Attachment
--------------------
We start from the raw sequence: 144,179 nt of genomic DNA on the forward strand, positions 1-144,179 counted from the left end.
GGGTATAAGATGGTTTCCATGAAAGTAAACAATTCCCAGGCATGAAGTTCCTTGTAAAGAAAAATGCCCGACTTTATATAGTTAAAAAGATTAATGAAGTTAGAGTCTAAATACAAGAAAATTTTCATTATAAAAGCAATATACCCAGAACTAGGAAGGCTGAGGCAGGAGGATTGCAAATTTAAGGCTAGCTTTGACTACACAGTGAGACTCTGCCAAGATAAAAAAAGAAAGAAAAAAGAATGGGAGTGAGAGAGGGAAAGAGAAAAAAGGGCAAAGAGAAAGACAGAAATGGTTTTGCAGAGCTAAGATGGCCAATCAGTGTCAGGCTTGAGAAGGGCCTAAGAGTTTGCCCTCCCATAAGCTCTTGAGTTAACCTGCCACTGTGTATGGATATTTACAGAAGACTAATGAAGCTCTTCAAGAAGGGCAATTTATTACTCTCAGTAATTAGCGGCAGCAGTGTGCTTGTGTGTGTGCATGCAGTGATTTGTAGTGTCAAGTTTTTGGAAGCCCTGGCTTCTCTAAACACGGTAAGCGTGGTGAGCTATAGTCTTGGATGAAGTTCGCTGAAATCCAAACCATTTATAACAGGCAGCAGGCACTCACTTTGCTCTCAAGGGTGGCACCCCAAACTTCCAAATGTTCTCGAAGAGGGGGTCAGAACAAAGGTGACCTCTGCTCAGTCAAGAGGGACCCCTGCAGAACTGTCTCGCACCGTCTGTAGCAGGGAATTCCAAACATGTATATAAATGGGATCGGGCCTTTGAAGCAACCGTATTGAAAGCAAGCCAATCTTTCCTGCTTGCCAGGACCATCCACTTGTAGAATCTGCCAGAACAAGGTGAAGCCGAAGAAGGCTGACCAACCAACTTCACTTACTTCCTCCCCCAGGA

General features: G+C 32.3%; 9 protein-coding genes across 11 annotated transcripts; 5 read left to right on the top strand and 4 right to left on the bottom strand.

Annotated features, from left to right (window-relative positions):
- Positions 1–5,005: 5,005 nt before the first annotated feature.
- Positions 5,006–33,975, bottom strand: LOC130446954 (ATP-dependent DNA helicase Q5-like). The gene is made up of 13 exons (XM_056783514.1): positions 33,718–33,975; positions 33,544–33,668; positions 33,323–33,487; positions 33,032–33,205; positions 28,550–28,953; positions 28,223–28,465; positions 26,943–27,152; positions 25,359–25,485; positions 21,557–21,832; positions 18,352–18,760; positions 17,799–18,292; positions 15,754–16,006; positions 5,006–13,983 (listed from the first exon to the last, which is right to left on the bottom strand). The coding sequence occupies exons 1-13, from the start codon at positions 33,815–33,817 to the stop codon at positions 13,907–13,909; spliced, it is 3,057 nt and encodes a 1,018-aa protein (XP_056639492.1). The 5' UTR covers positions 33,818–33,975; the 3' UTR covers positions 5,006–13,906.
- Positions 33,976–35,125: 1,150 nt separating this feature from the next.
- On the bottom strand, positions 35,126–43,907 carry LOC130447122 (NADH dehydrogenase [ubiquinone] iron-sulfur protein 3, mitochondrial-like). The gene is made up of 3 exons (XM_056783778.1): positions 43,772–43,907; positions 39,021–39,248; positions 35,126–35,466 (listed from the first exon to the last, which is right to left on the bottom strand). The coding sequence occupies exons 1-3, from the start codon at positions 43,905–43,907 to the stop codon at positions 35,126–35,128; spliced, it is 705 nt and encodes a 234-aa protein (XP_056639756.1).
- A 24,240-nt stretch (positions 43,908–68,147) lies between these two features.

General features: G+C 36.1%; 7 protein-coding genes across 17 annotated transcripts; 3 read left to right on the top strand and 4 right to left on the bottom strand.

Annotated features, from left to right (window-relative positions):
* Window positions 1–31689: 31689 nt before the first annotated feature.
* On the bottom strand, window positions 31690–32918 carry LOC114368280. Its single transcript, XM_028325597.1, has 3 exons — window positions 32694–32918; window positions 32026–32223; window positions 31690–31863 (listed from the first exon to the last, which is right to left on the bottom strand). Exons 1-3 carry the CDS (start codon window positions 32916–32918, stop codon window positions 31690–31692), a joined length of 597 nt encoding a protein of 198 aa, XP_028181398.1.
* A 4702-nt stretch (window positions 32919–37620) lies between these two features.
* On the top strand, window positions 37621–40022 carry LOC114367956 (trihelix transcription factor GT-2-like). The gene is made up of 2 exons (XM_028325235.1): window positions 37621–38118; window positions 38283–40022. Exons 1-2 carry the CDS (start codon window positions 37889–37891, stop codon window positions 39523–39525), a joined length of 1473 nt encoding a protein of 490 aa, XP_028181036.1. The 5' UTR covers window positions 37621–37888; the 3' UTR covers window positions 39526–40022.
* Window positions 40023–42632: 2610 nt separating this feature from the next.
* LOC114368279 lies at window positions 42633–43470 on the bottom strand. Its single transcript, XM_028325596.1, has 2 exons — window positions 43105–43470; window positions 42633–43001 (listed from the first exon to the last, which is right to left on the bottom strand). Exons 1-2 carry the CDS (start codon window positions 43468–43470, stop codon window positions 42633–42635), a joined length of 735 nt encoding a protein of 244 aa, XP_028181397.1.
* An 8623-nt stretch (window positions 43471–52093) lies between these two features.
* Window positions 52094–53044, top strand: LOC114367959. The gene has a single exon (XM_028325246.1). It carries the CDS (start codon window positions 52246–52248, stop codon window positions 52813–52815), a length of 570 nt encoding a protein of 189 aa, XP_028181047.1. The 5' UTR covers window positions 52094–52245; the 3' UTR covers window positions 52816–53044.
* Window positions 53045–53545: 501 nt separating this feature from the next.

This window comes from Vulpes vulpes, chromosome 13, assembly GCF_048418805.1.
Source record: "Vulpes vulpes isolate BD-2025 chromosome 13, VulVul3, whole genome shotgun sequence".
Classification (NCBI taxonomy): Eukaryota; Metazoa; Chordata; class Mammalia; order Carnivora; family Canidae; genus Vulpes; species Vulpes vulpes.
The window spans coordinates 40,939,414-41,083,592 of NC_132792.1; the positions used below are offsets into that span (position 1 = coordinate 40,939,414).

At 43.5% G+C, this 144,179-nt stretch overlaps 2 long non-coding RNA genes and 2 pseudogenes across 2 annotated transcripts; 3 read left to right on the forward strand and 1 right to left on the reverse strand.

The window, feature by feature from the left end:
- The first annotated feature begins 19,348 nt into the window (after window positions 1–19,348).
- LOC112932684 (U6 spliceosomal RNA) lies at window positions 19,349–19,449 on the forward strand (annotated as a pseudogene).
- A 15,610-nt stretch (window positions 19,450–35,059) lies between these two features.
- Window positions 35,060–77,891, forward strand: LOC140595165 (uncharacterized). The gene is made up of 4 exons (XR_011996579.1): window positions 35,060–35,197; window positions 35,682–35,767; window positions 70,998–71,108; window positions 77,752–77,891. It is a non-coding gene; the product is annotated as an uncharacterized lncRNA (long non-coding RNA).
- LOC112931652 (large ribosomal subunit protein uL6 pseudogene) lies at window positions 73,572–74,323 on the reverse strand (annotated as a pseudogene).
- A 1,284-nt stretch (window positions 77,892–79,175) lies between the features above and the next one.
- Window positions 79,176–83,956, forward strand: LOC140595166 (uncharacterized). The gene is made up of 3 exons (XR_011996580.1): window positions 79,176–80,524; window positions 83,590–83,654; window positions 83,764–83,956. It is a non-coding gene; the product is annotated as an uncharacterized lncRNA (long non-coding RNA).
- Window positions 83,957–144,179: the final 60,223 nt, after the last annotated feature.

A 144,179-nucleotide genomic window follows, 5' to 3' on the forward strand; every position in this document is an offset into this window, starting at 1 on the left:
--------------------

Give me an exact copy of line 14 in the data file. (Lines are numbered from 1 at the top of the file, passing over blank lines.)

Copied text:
* A 4702-nt stretch (window positions 32919–37620) lies between these two features.